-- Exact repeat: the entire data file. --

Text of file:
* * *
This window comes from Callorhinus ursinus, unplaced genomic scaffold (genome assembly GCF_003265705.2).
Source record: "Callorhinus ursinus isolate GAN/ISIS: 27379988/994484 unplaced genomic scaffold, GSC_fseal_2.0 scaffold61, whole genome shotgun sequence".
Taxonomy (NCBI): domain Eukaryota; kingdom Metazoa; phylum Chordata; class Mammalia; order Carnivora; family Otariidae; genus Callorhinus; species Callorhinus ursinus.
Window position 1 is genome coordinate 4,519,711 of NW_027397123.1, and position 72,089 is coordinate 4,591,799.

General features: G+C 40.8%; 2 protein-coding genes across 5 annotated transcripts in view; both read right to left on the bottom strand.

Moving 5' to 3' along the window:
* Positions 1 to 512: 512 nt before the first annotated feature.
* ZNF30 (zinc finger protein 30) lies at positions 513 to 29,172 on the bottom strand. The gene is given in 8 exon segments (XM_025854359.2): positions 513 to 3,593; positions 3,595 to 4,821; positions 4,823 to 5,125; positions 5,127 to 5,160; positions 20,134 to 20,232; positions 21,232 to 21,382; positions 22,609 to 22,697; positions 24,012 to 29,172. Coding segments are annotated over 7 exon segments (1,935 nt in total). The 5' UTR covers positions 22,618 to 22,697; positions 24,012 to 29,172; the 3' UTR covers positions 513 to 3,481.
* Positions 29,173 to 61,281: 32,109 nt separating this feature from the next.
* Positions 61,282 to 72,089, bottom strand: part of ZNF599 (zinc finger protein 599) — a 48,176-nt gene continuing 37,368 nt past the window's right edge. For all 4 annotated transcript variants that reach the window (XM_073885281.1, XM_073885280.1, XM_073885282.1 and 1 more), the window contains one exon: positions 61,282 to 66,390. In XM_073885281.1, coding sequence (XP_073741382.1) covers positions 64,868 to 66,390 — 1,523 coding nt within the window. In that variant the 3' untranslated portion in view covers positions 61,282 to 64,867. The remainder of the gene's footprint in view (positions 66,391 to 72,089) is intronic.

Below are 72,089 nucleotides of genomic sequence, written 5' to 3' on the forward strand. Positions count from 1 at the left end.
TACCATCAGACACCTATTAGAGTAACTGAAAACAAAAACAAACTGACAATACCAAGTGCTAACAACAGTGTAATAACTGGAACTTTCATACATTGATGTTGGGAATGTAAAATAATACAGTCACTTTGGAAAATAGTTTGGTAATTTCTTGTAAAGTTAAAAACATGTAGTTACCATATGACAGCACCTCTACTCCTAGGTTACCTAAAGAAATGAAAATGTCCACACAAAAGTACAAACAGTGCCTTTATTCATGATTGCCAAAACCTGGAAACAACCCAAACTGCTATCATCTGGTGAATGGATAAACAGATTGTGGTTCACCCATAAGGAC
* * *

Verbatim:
This window comes from Callorhinus ursinus, unplaced genomic scaffold (genome assembly GCF_003265705.2).
Source record: "Callorhinus ursinus isolate GAN/ISIS: 27379988/994484 unplaced genomic scaffold, GSC_fseal_2.0 scaffold61, whole genome shotgun sequence".
Taxonomy (NCBI): domain Eukaryota; kingdom Metazoa; phylum Chordata; class Mammalia; order Carnivora; family Otariidae; genus Callorhinus; species Callorhinus ursinus.
Window position 1 is genome coordinate 4,519,711 of NW_027397123.1, and position 72,089 is coordinate 4,591,799.

General features: G+C 40.8%; 2 protein-coding genes across 5 annotated transcripts in view; both read right to left on the bottom strand.

Moving 5' to 3' along the window:
* Positions 1 to 512: 512 nt before the first annotated feature.
* ZNF30 (zinc finger protein 30) lies at positions 513 to 29,172 on the bottom strand. The gene is given in 8 exon segments (XM_025854359.2): positions 513 to 3,593; positions 3,595 to 4,821; positions 4,823 to 5,125; positions 5,127 to 5,160; positions 20,134 to 20,232; positions 21,232 to 21,382; positions 22,609 to 22,697; positions 24,012 to 29,172. Coding segments are annotated over 7 exon segments (1,935 nt in total). The 5' UTR covers positions 22,618 to 22,697; positions 24,012 to 29,172; the 3' UTR covers positions 513 to 3,481.
* Positions 29,173 to 61,281: 32,109 nt separating this feature from the next.
* Positions 61,282 to 72,089, bottom strand: part of ZNF599 (zinc finger protein 599) — a 48,176-nt gene continuing 37,368 nt past the window's right edge. For all 4 annotated transcript variants that reach the window (XM_073885281.1, XM_073885280.1, XM_073885282.1 and 1 more), the window contains one exon: positions 61,282 to 66,390. In XM_073885281.1, coding sequence (XP_073741382.1) covers positions 64,868 to 66,390 — 1,523 coding nt within the window. In that variant the 3' untranslated portion in view covers positions 61,282 to 64,867. The remainder of the gene's footprint in view (positions 66,391 to 72,089) is intronic.

Below are 72,089 nucleotides of genomic sequence, written 5' to 3' on the forward strand. Positions count from 1 at the left end.
TACCATCAGACACCTATTAGAGTAACTGAAAACAAAAACAAACTGACAATACCAAGTGCTAACAACAGTGTAATAACTGGAACTTTCATACATTGATGTTGGGAATGTAAAATAATACAGTCACTTTGGAAAATAGTTTGGTAATTTCTTGTAAAGTTAAAAACATGTAGTTACCATATGACAGCACCTCTACTCCTAGGTTACCTAAAGAAATGAAAATGTCCACACAAAAGTACAAACAGTGCCTTTATTCATGATTGCCAAAACCTGGAAACAACCCAAACTGCTATCATCTGGTGAATGGATAAACAGATTGTGGTTCACCCATAAGGAC